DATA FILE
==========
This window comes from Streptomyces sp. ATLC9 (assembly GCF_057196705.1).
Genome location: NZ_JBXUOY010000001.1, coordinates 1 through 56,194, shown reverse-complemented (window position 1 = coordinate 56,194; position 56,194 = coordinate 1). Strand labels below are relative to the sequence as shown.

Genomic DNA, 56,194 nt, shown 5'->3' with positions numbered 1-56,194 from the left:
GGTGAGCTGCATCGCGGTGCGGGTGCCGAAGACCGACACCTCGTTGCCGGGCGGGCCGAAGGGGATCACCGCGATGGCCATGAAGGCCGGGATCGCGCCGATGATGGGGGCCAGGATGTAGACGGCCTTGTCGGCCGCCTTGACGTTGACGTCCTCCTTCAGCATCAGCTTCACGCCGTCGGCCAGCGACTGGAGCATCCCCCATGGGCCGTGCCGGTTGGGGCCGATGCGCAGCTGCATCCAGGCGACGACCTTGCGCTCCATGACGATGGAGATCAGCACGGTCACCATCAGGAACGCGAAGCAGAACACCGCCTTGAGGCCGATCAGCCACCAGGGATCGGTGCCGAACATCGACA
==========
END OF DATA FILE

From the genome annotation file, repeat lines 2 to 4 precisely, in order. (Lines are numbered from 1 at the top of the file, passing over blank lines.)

Genome location: NZ_JBXUOY010000001.1, coordinates 1 through 56,194, shown reverse-complemented (window position 1 = coordinate 56,194; position 56,194 = coordinate 1). Strand labels below are relative to the sequence as shown.

Genomic DNA, 56,194 nt, shown 5'->3' with positions numbered 1-56,194 from the left:
GGTGAGCTGCATCGCGGTGCGGGTGCCGAAGACCGACACCTCGTTGCCGGGCGGGCCGAAGGGGATCACCGCGATGGCCATGAAGGCCGGGATCGCGCCGATGATGGGGGCCAGGATGTAGACGGCCTTGTCGGCCGCCTTGACGTTGACGTCCTCCTTCAGCATCAGCTTCACGCCGTCGGCCAGCGACTGGAGCATCCCCCATGGGCCGTGCCGGTTGGGGCCGATGCGCAGCTGCATCCAGGCGACGACCTTGCGCTCCATGACGATGGAGATCAGCACGGTCACCATCAGGAACGCGAAGCAGAACACCGCCTTGAGGCCGATCAGCCACCAGGGATCGGTGCCGAACATCGACA